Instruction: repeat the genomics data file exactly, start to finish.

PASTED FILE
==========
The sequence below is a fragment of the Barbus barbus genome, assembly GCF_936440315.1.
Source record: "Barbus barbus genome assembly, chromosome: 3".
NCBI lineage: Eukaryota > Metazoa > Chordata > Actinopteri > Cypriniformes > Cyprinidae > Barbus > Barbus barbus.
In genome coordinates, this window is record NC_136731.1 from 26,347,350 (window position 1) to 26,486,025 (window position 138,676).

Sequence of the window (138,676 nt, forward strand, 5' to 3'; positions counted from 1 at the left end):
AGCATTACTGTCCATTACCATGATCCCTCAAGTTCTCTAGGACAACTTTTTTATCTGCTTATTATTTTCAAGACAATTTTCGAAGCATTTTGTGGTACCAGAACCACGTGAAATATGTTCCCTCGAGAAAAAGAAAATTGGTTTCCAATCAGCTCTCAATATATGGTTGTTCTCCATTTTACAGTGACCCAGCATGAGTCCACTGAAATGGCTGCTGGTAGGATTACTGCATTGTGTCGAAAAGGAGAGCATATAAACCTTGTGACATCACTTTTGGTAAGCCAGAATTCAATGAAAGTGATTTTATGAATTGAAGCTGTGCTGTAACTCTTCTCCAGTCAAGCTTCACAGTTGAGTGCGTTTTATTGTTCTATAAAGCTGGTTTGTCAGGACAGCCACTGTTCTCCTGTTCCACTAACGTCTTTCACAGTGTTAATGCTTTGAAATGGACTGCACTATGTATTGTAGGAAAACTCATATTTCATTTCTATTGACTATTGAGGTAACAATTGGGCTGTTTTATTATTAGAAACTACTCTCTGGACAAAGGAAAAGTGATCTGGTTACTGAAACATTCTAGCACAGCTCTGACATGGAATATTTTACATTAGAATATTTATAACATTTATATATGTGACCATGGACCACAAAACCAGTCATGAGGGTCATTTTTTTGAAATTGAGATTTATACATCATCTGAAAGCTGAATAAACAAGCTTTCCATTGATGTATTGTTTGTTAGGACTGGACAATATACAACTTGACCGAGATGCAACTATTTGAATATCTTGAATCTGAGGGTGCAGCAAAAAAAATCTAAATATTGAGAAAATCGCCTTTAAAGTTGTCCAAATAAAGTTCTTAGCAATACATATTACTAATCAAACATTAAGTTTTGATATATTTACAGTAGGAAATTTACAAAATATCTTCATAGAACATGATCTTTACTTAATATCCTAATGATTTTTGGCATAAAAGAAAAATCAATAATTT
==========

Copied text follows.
The sequence below is a fragment of the Barbus barbus genome, assembly GCF_936440315.1.
Source record: "Barbus barbus genome assembly, chromosome: 3".
NCBI lineage: Eukaryota > Metazoa > Chordata > Actinopteri > Cypriniformes > Cyprinidae > Barbus > Barbus barbus.
In genome coordinates, this window is record NC_136731.1 from 26,347,350 (window position 1) to 26,486,025 (window position 138,676).

Sequence of the window (138,676 nt, forward strand, 5' to 3'; positions counted from 1 at the left end):
AGCATTACTGTCCATTACCATGATCCCTCAAGTTCTCTAGGACAACTTTTTTATCTGCTTATTATTTTCAAGACAATTTTCGAAGCATTTTGTGGTACCAGAACCACGTGAAATATGTTCCCTCGAGAAAAAGAAAATTGGTTTCCAATCAGCTCTCAATATATGGTTGTTCTCCATTTTACAGTGACCCAGCATGAGTCCACTGAAATGGCTGCTGGTAGGATTACTGCATTGTGTCGAAAAGGAGAGCATATAAACCTTGTGACATCACTTTTGGTAAGCCAGAATTCAATGAAAGTGATTTTATGAATTGAAGCTGTGCTGTAACTCTTCTCCAGTCAAGCTTCACAGTTGAGTGCGTTTTATTGTTCTATAAAGCTGGTTTGTCAGGACAGCCACTGTTCTCCTGTTCCACTAACGTCTTTCACAGTGTTAATGCTTTGAAATGGACTGCACTATGTATTGTAGGAAAACTCATATTTCATTTCTATTGACTATTGAGGTAACAATTGGGCTGTTTTATTATTAGAAACTACTCTCTGGACAAAGGAAAAGTGATCTGGTTACTGAAACATTCTAGCACAGCTCTGACATGGAATATTTTACATTAGAATATTTATAACATTTATATATGTGACCATGGACCACAAAACCAGTCATGAGGGTCATTTTTTTGAAATTGAGATTTATACATCATCTGAAAGCTGAATAAACAAGCTTTCCATTGATGTATTGTTTGTTAGGACTGGACAATATACAACTTGACCGAGATGCAACTATTTGAATATCTTGAATCTGAGGGTGCAGCAAAAAAAATCTAAATATTGAGAAAATCGCCTTTAAAGTTGTCCAAATAAAGTTCTTAGCAATACATATTACTAATCAAACATTAAGTTTTGATATATTTACAGTAGGAAATTTACAAAATATCTTCATAGAACATGATCTTTACTTAATATCCTAATGATTTTTGGCATAAAAGAAAAATCAATAATTT